• Re: (Score:2, Insightful)

      by Anonymous Coward

      Or the first rounds of kids they picked up in the UK and US started rolling over on others. Which would be a bit... humorous. We know that many of the ones at the top know each others identities. And it wouldn't be entirely surprising, given that they nailed the important kids first. Ideologies can degrade quickly when you're being held by the authorities and looking at a prison term.

      The important take-away here is, Anon is not some leaderless collective of political activists. There is a top, and the

    • by sjames (1099)

      They arrested a homeless guy as a nefarious hacker. I guess he has such mad skillz he just thinks about the hack and it happens even if he doesn't have an internet connection, running water, or a bathroom.

      • They arrested a homeless guy as a nefarious hacker. I guess he has such mad skillz he just thinks about the hack and it happens even if he doesn't have an internet connection, running water, or a bathroom.

        "Homeless" just means he doesn't own a home or rent an apartment. It doesn't mean he sleeps in a gutter or shelter. Julian Assange likely fits this definition.

        • by sjames (1099)

          That use of the term homeless is a bit unconventional if technically correct.

  • Tonight we get to hear from our security expert why the FBI website has gone down. More at six.

    • by RobotRunAmok (595286) on Thursday September 22, 2011 @07:06PM (#37485882)

      Yeah, that's part of the hilarity with these lulsec/anonymous kids. They keep picking fights with ginormously powerful entities which would not think twice about tossing them into small cells at the bottom of a deep holes, yet they seem to feel these Death Star Agencies and Corporations will back off due to the punks' mad skillz with internet servers.

      In Chicago, they call that "bringing a knife to a gun fight."

      • by the_raptor (652941) on Thursday September 22, 2011 @08:34PM (#37486628)

        No, the point is it is funny. That is it. Anonymous is in it for the lulz. If some of the horde gets taken out nobody really cares.

        Also "LulzSec" are actually pretty terrible at hacking. Most of it is really low rent exploits and social engineering which is why it is so amusing how much "damage" they have caused. The only thing that makes them a cut above a thousand other minor hackers is that they are publicising it, which is exactly the best way to piss the corporations off. They don't care that much about the intrusions, just that their customers are finding out how unsafe these "trusted" companies are.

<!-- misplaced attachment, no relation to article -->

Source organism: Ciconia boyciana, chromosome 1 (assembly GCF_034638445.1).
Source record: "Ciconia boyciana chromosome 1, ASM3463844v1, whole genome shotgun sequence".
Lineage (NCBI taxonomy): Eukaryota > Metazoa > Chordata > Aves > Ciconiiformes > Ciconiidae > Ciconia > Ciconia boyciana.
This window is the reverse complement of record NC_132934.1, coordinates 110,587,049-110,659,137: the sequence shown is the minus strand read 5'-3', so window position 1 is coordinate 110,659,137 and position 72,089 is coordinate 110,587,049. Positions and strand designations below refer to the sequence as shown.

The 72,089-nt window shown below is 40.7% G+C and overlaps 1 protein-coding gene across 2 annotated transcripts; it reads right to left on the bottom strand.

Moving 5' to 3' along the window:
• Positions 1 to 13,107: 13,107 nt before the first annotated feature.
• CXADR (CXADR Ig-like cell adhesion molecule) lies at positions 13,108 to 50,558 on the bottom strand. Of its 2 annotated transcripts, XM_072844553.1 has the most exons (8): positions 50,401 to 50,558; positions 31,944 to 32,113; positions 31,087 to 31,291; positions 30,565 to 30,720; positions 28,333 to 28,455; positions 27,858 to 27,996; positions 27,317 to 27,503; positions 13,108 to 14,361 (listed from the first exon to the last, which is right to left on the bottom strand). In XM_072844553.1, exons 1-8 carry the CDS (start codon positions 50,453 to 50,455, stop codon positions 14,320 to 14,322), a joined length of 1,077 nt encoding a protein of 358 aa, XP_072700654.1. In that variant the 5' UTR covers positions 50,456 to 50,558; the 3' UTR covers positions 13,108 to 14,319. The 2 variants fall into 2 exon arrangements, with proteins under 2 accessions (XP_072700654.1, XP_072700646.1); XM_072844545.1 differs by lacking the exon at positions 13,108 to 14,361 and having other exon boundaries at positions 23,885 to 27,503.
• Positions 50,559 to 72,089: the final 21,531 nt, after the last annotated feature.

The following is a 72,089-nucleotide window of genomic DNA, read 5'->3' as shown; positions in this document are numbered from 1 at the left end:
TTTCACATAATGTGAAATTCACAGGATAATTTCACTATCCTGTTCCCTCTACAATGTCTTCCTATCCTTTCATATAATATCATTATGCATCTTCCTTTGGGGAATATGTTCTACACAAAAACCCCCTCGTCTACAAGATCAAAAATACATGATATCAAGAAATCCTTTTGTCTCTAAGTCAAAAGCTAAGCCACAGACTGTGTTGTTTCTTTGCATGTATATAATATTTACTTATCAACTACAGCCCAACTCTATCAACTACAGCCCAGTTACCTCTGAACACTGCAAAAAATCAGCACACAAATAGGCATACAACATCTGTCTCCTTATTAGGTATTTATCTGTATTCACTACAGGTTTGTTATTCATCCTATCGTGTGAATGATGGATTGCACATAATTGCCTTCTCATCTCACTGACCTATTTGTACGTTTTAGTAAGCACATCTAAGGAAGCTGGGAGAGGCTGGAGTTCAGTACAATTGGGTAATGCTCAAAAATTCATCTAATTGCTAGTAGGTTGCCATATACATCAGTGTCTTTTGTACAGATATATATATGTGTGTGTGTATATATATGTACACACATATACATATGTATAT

P.S. The real dangerous hackers live in non-extradition countries and have thugs with guns at hand. They aren't scared of the FBI.

        • by bronney (638318)

          P.S. The real dangerous hackers live in China and have thugs with guns at hand. They aren't scared of the FBI.

          There, fixed that for you ^_^

        • I don't think hackers means what you think it means.

        • by Jerry (6400)

          Yours is the most intelligent comment so far, and spot on.

  • Oh yes indeed.... (Score:5, Insightful)

    by Stumbles (602007) on Thursday September 22, 2011 @07:00PM (#37485824)
    There is nothing of greater threat to national security than a HOMELESS hacker. Though I guess it is good as any excuse to get such riff-raft off the curbs. Why just the other day I saw this homeless person and immediately thought; you know, that person is probably a real threat to my countries security and needs FBI involvement to justify their jailing.
    • by Anonymous Coward on Thursday September 22, 2011 @07:04PM (#37485854)

      Freedom's just another word for nothin' left to lose.

    • by Black Parrot (19622) on Thursday September 22, 2011 @07:06PM (#37485874)

      There is nothing of greater threat to national security than a HOMELESS hacker. Though I guess it is good as any excuse to get such riff-raft off the curbs. Why just the other day I saw this homeless person and immediately thought; you know, that person is probably a real threat to my countries security and needs FBI involvement to justify their jailing.

      It's easier to go after the kiddies than to address the real threats, such as the Russian mafia or whoever is doing the stuff from China.

      • by LordLimecat (1103839) on Thursday September 22, 2011 @07:31PM (#37486138)